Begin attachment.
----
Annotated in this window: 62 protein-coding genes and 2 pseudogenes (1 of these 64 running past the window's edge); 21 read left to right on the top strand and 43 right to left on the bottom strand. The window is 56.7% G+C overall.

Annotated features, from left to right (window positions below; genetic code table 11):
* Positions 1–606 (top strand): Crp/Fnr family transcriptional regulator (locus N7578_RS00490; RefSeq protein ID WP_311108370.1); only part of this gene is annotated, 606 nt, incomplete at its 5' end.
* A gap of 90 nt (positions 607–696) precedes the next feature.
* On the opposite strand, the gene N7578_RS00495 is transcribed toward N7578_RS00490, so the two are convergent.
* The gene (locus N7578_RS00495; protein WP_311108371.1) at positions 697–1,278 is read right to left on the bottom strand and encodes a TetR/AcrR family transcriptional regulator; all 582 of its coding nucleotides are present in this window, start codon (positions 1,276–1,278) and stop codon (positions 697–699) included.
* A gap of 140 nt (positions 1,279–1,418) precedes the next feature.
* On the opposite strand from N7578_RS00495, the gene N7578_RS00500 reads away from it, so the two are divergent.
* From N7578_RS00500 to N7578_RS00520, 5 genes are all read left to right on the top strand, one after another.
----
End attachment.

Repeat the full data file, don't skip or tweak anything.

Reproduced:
Annotated in this window: 62 protein-coding genes and 2 pseudogenes (1 of these 64 running past the window's edge); 21 read left to right on the top strand and 43 right to left on the bottom strand. The window is 56.7% G+C overall.

Annotated features, from left to right (window positions below; genetic code table 11):
* Positions 1–606 (top strand): Crp/Fnr family transcriptional regulator (locus N7578_RS00490; RefSeq protein ID WP_311108370.1); only part of this gene is annotated, 606 nt, incomplete at its 5' end.
* A gap of 90 nt (positions 607–696) precedes the next feature.
* On the opposite strand, the gene N7578_RS00495 is transcribed toward N7578_RS00490, so the two are convergent.
* The gene (locus N7578_RS00495; protein WP_311108371.1) at positions 697–1,278 is read right to left on the bottom strand and encodes a TetR/AcrR family transcriptional regulator; all 582 of its coding nucleotides are present in this window, start codon (positions 1,276–1,278) and stop codon (positions 697–699) included.
* A gap of 140 nt (positions 1,279–1,418) precedes the next feature.
* On the opposite strand from N7578_RS00495, the gene N7578_RS00500 reads away from it, so the two are divergent.
* From N7578_RS00500 to N7578_RS00520, 5 genes are all read left to right on the top strand, one after another.